No, I don’t mean that “boring, bland, diet food” (although healthy food is not boring, but more on that later). What I’m talking about is your standard food intake. You know, the “wholegrain” sandwich and pasta, the takeaway pizza, the “healthy” rice bowl or potato mash – those kind of things.
How can they make you depressed – they taste like happiness right?! Well, despite the short-term boost in mood, a high-carbohydrate, high-sugar diet can lead to something called insulin resistance.
Insulin resistance (IR)
What is it? IR happens when the cells in your body are not responding to the hormone insulin. Insulin, a hormone produced by the pancreas, takes excess glucose from our blood stream into many cells throughout the body.
When your cells refuse to open their ‘doors’ to insulin, the excess glucose remains in the blood wreaking all sort of trouble. Here’s just a few of the issues caused by IR:
- The cells run out of fuel. Yes, our cells need glucose to produce energy and function properly.
- The cells become malnourished. When our cells open their ‘doors’ to glucose, they also let in vital nutrients such as amino acids and vitamins. These nutrients are also needed for proper cellular function.
- Burnout of pancreatic cells. The beta-cells of the pancreas are responsible for producing insulin. These cells are stimulated by excess glucose in the blood. Constantly high blood glucose levels will force these cells to work overtime, pumping out as much insulin as they can until they start to burn out and die. The result: reduced capacity of the body to produce insulin. This is the beginning of diabetes.
IR and brain chemistry
OK, we now know that both insulin and glucose are needed to take nutrients into our cells. But how does that relate to our mood, brain chemistry and depression specifically?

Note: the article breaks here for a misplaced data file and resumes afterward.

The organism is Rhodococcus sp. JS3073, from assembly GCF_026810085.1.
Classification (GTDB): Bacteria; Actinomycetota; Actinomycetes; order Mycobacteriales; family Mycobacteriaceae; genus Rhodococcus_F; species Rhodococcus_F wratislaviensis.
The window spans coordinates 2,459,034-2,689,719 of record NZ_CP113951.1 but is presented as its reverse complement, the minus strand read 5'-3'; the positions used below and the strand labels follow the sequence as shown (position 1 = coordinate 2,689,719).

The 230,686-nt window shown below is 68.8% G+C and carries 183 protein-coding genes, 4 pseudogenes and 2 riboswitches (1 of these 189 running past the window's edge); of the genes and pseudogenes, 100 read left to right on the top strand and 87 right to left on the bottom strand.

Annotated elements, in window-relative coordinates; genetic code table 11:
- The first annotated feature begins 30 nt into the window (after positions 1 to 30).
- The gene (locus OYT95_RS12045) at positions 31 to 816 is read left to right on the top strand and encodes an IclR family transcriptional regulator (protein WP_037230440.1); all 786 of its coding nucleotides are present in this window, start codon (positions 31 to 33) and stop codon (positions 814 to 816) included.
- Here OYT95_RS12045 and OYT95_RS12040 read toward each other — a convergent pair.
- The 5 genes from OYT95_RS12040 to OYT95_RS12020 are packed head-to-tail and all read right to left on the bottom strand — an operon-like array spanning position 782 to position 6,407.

You may have heard that our moods are regulated by our brain chemistry. What that means is that certain chemical molecules can affect how our brain cells function. Such molecules are called neurotransmitters – they transmit ‘information’ from a nerve cell to another nerve cell or a muscle cell or any other cell in our body.
Neurotransmitters are made inside the brain from amino acids (the building blocks of protein) and other compounds. To get inside the brain, the amino acids have to pass a protective barrier called the blood-brain barrier (BBB). This process requires sufficient amounts of insulin and the cells to be sensitive to insulin’s actions.
The important neurotransmitters for regulating our moods are serotonin, dopamine, adrenalin, acetylcholine and GABA. Here’s how two of them are made:
Audio from Dr. Oscar Coetzee, Masters in Human Nutrition lecturer and clinical nutritionist.
So when the cells in our body, including the brain, are not responding properly to insulin fewer amino acids can cross the BBB leading to a drop in the amount of neurotransmitters in the brain. This alters our brain chemistry and can lead to many emotional and psychological symptoms including the below:
So here you are – what you eat can make you depressed by altering your brain chemistry! Of course there are more factors including stress, addictive and toxic foods as well as vitamin and mineral deficiencies. These will be covered in future posts, so keep an eye out if you’re interested!